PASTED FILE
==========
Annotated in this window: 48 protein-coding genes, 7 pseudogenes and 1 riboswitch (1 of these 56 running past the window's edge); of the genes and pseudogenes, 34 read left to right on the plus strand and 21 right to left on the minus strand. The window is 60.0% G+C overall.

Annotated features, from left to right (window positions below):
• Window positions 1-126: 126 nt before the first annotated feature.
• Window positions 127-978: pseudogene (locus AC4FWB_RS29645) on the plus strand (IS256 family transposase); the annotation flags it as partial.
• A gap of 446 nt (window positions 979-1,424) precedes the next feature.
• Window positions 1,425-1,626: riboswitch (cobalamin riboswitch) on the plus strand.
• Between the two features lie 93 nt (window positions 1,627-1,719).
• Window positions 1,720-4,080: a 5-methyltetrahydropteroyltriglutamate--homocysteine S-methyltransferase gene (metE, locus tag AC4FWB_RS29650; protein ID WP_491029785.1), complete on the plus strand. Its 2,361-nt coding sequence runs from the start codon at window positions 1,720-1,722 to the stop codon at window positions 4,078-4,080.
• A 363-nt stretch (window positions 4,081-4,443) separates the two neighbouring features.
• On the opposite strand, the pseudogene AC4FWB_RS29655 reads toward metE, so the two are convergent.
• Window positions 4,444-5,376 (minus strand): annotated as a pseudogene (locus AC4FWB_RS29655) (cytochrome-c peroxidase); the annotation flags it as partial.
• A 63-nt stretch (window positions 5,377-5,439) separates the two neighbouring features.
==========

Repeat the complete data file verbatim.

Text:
Annotated in this window: 48 protein-coding genes, 7 pseudogenes and 1 riboswitch (1 of these 56 running past the window's edge); of the genes and pseudogenes, 34 read left to right on the plus strand and 21 right to left on the minus strand. The window is 60.0% G+C overall.

Annotated features, from left to right (window positions below):
• Window positions 1-126: 126 nt before the first annotated feature.
• Window positions 127-978: pseudogene (locus AC4FWB_RS29645) on the plus strand (IS256 family transposase); the annotation flags it as partial.
• A gap of 446 nt (window positions 979-1,424) precedes the next feature.
• Window positions 1,425-1,626: riboswitch (cobalamin riboswitch) on the plus strand.
• Between the two features lie 93 nt (window positions 1,627-1,719).
• Window positions 1,720-4,080: a 5-methyltetrahydropteroyltriglutamate--homocysteine S-methyltransferase gene (metE, locus tag AC4FWB_RS29650; protein ID WP_491029785.1), complete on the plus strand. Its 2,361-nt coding sequence runs from the start codon at window positions 1,720-1,722 to the stop codon at window positions 4,078-4,080.
• A 363-nt stretch (window positions 4,081-4,443) separates the two neighbouring features.
• On the opposite strand, the pseudogene AC4FWB_RS29655 reads toward metE, so the two are convergent.
• Window positions 4,444-5,376 (minus strand): annotated as a pseudogene (locus AC4FWB_RS29655) (cytochrome-c peroxidase); the annotation flags it as partial.
• A 63-nt stretch (window positions 5,377-5,439) separates the two neighbouring features.